|10 year government bond yield||3.43%|
|30 year fixed rate mortgage||5.97%|
Stocks are higher this morning after yesterday’s bloodbath. Bonds and MBS are down small.
Inflation at the wholesale level fell 0.1% MOM and rose 8.7% YOY. The decline was driven primarily by a big decrease in energy prices. Ex-food and energy, the monthly index rose 0.2% MOM and 8.1% YOY. The report was more or less in line with Street expectations, so we aren’t seeing any sort of major reaction in the markets.
The encouraging thing is that the monthly core numbers (ex food, energy and trade services) is on a general downtrend over the past year. Will this have an effect on the Fed’s plans next week? Nope.
The Fed Funds futures now see a 70% chance of a 75 basis point hike and a 30% chance of a 100 basis point hike.
The effect on the yield curve is much more pronounced at the short end. The 2 year bond yield has picked up 23 basis points in yield over the past two days, while the 10 year is up about 8 basis points. The yield curve continues to invert, and the spread between the 2 year and the 10 year is now negative 36 basis points. The amount of tightening that has yet to hit the market is piling up. IMO, this is going to increase the chance for a hard landing.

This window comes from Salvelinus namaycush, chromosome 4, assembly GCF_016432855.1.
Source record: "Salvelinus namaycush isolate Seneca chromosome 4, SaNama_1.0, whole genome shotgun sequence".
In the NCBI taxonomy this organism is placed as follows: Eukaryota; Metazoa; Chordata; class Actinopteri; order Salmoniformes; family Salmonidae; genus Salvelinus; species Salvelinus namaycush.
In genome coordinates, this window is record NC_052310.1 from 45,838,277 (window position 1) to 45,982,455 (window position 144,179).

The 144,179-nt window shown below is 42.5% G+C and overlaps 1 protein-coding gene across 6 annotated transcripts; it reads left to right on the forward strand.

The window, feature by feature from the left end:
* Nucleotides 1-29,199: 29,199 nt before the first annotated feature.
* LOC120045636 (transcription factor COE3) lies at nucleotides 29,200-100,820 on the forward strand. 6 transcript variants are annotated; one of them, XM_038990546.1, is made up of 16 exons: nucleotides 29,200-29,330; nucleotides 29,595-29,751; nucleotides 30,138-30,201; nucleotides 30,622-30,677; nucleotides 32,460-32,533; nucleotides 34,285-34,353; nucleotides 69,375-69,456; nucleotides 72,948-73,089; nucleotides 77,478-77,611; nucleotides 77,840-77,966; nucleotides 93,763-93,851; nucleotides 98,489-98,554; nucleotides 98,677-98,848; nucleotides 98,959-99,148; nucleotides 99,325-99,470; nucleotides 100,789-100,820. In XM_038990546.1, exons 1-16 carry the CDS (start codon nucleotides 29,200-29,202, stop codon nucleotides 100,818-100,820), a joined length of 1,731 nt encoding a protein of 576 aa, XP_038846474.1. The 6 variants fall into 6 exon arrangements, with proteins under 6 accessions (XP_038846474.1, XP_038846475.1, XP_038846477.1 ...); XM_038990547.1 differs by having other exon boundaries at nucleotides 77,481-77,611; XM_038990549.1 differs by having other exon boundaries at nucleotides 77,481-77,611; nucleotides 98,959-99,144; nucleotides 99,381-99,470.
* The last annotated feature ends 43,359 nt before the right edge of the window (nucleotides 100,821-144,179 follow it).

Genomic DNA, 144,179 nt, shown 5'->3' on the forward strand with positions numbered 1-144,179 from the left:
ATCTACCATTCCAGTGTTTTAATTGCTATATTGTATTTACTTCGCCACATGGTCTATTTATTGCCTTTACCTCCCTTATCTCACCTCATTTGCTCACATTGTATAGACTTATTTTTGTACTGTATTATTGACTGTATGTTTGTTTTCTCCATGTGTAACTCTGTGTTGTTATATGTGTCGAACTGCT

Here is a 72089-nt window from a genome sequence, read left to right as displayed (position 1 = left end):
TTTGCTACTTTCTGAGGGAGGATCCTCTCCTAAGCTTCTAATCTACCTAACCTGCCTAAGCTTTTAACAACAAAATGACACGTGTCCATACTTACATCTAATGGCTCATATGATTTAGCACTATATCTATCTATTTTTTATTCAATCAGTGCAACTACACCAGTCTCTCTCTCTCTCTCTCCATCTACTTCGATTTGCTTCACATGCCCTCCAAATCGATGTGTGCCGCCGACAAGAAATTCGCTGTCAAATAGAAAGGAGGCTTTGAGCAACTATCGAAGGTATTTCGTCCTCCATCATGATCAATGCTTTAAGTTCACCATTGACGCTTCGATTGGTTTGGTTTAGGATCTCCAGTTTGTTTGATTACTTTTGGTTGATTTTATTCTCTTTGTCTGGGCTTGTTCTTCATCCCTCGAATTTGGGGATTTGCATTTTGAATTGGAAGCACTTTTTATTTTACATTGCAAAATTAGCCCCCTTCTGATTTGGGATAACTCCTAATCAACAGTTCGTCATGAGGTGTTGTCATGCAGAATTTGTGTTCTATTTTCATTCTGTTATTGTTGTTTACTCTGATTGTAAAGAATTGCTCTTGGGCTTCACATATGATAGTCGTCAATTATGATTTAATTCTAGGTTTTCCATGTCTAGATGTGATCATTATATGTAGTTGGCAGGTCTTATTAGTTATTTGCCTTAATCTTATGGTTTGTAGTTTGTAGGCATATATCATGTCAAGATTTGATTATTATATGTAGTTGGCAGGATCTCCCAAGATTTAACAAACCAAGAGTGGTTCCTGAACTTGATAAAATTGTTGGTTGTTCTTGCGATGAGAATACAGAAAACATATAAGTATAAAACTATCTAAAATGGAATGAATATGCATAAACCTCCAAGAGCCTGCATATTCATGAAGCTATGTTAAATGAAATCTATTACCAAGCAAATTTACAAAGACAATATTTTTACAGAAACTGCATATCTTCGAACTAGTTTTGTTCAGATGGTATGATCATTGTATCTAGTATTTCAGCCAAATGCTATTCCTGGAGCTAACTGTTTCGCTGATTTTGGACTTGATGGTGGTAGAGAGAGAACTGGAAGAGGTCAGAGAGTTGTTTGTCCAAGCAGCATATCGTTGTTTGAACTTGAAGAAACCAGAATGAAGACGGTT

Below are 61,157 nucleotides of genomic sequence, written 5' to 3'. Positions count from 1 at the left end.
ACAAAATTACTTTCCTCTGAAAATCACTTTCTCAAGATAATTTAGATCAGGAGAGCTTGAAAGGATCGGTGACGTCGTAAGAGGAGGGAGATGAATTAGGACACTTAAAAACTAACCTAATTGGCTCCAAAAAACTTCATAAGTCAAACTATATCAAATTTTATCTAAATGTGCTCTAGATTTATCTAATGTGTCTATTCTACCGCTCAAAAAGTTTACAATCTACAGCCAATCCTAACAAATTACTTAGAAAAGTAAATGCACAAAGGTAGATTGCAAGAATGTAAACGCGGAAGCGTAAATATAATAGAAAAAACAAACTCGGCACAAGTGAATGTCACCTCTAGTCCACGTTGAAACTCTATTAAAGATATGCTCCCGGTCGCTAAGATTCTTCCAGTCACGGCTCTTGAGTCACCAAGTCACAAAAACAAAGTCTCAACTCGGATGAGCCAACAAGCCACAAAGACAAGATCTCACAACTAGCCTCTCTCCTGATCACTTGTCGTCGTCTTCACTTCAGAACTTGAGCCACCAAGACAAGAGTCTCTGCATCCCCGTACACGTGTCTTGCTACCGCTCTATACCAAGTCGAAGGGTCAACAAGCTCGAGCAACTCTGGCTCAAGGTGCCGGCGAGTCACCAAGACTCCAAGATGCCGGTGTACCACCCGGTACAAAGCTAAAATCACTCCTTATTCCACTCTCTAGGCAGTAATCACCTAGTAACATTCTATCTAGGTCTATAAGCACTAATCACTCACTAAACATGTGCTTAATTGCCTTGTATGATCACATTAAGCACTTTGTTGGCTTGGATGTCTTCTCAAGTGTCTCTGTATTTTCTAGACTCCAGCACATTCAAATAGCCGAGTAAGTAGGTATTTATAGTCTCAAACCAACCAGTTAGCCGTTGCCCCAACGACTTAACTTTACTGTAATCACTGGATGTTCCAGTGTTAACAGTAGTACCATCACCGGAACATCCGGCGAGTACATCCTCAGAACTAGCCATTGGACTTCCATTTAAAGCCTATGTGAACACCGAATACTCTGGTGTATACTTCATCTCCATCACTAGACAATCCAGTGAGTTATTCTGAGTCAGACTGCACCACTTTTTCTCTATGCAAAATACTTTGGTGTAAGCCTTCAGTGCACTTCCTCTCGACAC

Luckily since mortgage rates are more influenced by longer-term rates we aren’t seeing much of an impact on mortgages, at least not yet.
Mortgage applications fell 1.2% last week as purchases increased 0.2% and refis fell by 4%. Last week was short with the Labor Day holiday. “The 30-year fixed mortgage rate hit the six percent mark for the first time since 2008 – rising to 6.01 percent – which is essentially double what it was a year ago,” said Joel Kan, MBA Associate Vice President of Economic and Industry Forecasting. “Higher mortgage rates have pushed refinance activity down more than 80 percent from last year and have contributed to more homebuyers staying on the sidelines. Government loans, which tend to be favored by first-time buyers, bucked this trend and increased over the week, driven mainly by VA and USDA lending activity.”
Median incomes fell about 2.9% to $67,251 in 2020, according to the Census Bureau. I’m sure the pandemic wreaked havoc on the numbers, so I would put an asterisk next to this one.